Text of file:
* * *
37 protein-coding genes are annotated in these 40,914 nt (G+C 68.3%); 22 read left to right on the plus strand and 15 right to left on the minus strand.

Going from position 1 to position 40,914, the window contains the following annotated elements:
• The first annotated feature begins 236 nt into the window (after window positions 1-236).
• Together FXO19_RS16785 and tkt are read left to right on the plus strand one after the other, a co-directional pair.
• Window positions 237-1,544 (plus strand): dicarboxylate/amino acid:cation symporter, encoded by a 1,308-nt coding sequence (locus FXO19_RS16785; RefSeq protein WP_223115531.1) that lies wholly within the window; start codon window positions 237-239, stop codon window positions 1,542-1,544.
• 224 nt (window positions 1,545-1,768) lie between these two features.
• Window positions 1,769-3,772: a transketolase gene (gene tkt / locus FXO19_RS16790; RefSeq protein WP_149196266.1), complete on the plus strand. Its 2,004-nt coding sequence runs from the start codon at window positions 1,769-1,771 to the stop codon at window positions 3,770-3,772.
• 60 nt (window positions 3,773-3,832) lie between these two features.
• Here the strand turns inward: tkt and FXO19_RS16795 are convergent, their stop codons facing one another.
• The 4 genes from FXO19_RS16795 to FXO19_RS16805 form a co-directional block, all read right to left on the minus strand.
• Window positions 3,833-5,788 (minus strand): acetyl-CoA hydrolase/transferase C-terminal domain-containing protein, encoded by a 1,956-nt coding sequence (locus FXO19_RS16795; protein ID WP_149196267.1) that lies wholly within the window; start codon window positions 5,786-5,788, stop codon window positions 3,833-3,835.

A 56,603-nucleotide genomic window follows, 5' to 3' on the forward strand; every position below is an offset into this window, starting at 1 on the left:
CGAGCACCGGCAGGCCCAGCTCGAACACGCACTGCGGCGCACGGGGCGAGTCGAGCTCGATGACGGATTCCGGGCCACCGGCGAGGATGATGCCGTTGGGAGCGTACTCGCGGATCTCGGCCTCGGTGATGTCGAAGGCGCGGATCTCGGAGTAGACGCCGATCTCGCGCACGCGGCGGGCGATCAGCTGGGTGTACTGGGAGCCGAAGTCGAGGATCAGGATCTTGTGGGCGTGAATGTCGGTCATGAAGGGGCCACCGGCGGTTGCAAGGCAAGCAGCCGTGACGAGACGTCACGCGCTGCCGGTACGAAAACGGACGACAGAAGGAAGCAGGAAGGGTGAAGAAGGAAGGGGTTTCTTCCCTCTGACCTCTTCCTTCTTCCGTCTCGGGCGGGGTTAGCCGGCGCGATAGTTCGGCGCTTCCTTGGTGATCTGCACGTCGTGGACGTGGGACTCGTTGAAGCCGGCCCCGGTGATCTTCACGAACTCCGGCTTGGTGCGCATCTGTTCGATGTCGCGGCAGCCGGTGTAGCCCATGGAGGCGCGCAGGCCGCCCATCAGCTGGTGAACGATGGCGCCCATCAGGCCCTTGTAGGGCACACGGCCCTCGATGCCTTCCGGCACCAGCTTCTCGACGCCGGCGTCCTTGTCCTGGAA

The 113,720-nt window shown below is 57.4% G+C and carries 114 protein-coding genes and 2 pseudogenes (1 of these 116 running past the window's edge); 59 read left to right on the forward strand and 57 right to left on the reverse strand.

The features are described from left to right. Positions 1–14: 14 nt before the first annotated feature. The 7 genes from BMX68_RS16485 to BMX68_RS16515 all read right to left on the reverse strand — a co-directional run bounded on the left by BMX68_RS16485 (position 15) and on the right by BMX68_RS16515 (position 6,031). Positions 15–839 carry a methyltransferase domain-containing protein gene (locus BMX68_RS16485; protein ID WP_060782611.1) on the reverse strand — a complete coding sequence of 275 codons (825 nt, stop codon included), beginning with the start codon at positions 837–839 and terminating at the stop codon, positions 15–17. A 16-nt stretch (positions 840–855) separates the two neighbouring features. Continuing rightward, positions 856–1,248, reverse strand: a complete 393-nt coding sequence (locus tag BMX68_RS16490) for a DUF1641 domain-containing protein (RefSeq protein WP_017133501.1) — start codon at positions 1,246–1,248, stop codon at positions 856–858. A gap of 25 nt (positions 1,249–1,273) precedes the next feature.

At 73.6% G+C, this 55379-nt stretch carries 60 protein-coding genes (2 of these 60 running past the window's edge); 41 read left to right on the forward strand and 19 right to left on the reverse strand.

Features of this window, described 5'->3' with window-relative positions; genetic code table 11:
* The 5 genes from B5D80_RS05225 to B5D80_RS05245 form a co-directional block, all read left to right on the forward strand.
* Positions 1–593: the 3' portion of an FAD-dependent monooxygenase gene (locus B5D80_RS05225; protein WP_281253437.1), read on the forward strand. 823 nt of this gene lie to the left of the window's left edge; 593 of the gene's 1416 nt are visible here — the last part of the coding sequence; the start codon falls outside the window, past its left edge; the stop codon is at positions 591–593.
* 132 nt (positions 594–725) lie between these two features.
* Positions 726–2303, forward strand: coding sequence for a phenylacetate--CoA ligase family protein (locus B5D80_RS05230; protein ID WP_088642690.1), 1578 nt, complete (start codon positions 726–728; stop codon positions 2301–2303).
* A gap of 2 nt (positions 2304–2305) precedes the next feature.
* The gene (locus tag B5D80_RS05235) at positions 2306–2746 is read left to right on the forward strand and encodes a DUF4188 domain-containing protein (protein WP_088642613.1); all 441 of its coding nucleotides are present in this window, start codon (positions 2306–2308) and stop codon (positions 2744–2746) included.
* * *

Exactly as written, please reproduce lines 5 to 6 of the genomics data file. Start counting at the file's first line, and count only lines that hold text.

• Window positions 237-1,544 (plus strand): dicarboxylate/amino acid:cation symporter, encoded by a 1,308-nt coding sequence (locus FXO19_RS16785; RefSeq protein WP_223115531.1) that lies wholly within the window; start codon window positions 237-239, stop codon window positions 1,542-1,544.
• 224 nt (window positions 1,545-1,768) lie between these two features.